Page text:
California was the first state to legalize medical marijuana in 1996 with the passage of the Proposition 215, the Compassion Use Act (the “CUA”). The CUA allowed for patients and caregivers to collectively grow, share, and possess as much medical marijuana as was necessary to address the patient’s debilitating medical condition. There was no discussion of distribution, or state or local business licensing, in the CUA.
In 2003, the California State Assembly passed Senate Bill 420, which established an identification card system for medical marijuana patients. SB 420 also allowed for the formation of patient non-profit collectives to provide marijuana to patients. In 2008, the California Attorney General issued long-awaited guidelines on medical marijuana enforcement. The guidelines recognize two alternative ways for medical marijuana to be distributed: through legally defined non-profit “cooperatives” or “collectives.” The guidelines also specify that coops and collectives pay sales tax on MMJ transactions; distribute only to members, and that they acquire, possess and distribute only lawfully cultivated marijuana. At this time, California’s medical marijuana businesses may elect to continue to be governed by the CUA, SB 420, the Attorney General’s guidelines, and any applicable local regulations until January 9, 2019, when the protections for collectives and cooperatives is expected to expire.
In 2015, the California State Assembly passed the Medical Cannabis Regulatory Safety Act (“MCRSA”). MCRSA for the first time created a statewide seed to sale set of medical marijuana regulations. Among the 17 classes of licenses authorized by this law are cultivation licenses, dispensary licenses, infused products licenses, testing labs, transportation licenses, and distribution licenses. Likewise, in November 2016, California voters approved Prop. 64, the Adult Use Marijuana Act (“AUMA”). AUMA created a model that is similar to, but not identical to, MCRSA. Again, AUMA anticipated seed to sale tracking, state licensing, local licensing, limits on licenses to avoid monopolization, and other similar rules as are found in MCRSA.
Finally, on June 15, 2017, the California Legislature passed Senate Bill 94, which merged the provisions of both the MCRSA and AUMA to form a single unified set of laws to govern both medicinal and adult-use cannabis. This Act, formally known as the Medicinal and Adult-Use Cannabis Regulatory Safety Act, or “MAUCRSA,” effectively harmonized the laws under MCRSA and AUMA making the system easier to navigate for both medicinal and adult-use businesses. Notably, among other changes, MAUCRSA removed all residency requirements for licensees (originally contained in AUMA), harmonized the license types for both medicinal and adult-use businesses (including vertically integrated businesses), allowed for the co-location of medicinal and adult-use businesses, and provides for the same operational requirements for both adult-use and medicinal businesses. Moreover, on November, 16, 2017, the Bureau of Cannabis Control within the Department of Consumer Affairs, CalCannabis Cultivation Licensing within the Department of Food & Agriculture, and the Manufactured Cannabis Safety Branch within the Department of Public Health, issued their emergency regulations to regulate commercial cannabis activity under the authority granted to those regulatory bodies under MAUCRSA. While California began to issue the first state licenses on January 1, 2018, the emergency regulations have not been finalized, as the respective regulatory bodies did not have enough time to engage in the formal rule making process before MAUCRSA was set to take effect on January 1, 2018. Therefore, it is anticipated that the final rulemaking process will commence sometime in the first quarter of 2018, where additional changes to the regulations are expected to take place. McAllister Garfield, P.C. has been actively engaged in the rule making process in California for the past several years, and is uniquely positioned to guide our clients into compliance with both State and local laws and ordinances with our experienced attorneys strategically located throughout the state to help better serve our clients.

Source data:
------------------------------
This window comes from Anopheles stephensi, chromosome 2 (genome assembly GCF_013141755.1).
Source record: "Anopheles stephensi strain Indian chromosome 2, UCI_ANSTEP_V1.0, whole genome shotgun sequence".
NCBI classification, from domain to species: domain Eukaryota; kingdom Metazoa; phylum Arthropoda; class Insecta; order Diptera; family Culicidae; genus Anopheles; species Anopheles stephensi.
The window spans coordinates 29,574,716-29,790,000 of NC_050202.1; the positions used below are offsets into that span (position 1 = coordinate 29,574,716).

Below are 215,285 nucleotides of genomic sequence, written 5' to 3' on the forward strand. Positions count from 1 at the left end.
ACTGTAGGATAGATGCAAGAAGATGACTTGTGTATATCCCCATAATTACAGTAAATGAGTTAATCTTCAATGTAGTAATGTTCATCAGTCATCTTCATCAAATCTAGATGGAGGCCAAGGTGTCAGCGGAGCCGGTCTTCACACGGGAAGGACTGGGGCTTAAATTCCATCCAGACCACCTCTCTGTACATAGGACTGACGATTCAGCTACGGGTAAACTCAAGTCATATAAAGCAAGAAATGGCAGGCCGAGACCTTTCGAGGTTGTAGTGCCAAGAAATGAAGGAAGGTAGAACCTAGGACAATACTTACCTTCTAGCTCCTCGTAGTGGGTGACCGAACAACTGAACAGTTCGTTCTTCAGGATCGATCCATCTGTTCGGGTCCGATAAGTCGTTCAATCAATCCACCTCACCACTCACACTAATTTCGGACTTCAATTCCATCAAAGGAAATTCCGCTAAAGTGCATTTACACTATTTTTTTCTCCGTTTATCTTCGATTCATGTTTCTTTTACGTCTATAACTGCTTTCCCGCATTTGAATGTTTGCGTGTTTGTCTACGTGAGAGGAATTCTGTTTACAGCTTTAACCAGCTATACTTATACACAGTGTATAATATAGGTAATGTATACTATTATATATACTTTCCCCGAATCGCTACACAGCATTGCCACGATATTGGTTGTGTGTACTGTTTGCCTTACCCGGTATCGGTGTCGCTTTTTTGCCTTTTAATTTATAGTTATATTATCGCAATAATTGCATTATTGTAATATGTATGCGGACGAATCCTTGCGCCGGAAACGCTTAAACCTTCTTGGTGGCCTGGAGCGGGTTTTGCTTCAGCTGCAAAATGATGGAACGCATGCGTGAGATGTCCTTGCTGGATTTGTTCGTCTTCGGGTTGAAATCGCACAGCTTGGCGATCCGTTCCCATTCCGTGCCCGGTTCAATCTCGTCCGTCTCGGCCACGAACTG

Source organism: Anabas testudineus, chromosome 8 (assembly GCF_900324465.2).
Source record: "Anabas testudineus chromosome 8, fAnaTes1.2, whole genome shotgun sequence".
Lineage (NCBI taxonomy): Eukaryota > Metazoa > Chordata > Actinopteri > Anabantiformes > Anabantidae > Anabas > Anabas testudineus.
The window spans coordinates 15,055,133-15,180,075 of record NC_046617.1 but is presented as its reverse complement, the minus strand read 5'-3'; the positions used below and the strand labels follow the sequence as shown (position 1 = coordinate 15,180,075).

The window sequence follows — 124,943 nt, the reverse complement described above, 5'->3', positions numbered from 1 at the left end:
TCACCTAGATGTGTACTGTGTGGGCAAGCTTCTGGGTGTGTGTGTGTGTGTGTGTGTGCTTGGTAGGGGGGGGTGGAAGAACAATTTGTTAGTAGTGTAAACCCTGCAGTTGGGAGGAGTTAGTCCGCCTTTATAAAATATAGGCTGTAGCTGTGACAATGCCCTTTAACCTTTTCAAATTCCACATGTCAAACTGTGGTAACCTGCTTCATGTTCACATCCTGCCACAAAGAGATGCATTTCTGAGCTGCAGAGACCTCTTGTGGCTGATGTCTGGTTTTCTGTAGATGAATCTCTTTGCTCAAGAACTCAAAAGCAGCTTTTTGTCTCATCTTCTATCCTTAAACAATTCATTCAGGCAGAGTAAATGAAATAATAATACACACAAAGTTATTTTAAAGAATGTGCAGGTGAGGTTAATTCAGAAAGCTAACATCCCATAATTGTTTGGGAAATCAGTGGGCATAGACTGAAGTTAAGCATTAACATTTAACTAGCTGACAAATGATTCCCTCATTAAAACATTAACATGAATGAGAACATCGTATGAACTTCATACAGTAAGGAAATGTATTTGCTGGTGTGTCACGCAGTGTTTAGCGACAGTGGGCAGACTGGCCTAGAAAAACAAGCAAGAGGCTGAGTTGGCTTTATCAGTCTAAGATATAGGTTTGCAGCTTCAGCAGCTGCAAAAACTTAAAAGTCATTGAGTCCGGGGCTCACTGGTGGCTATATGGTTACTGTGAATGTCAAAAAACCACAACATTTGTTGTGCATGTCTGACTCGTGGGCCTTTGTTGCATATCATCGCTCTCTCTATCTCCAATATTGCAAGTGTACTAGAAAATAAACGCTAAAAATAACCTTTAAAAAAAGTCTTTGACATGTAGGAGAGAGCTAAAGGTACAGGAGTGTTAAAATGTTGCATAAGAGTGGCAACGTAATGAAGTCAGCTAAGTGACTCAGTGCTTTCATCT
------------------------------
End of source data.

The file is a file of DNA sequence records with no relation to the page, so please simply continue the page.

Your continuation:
In the meantime, numerous local municipalities and counties continue to enact ordinances and regulations permitting or banning commercial cannabis activities within their jurisdictions. Click here to see the summary. Most of these initiatives deal with taxation of marijuana sales, but some of the measures legalized the operations of businesses for the first time in places like Long Beach and La Mesa, among other locations. The important work to be done now in California is identifying favorable local laws that will allow your business to operate under MAUCRSA.
McAllister Garfield, P.C. is well positioned to play an active role in the emergence of a fully regulated marijuana market in California. With its extensive experience in managing the transition from an unregulated to a regulated market in Colorado, McAllister Garfield, P.C. is ready to help California entrepreneurs manage the transition. The Firm has lawyers and offices in Los Angeles, San Francisco and Santa Cruz at this time and expects to continue to expand in the coming years. Sean McAllister is personally licensed to practice law in California and has been actively participating in the rule making process.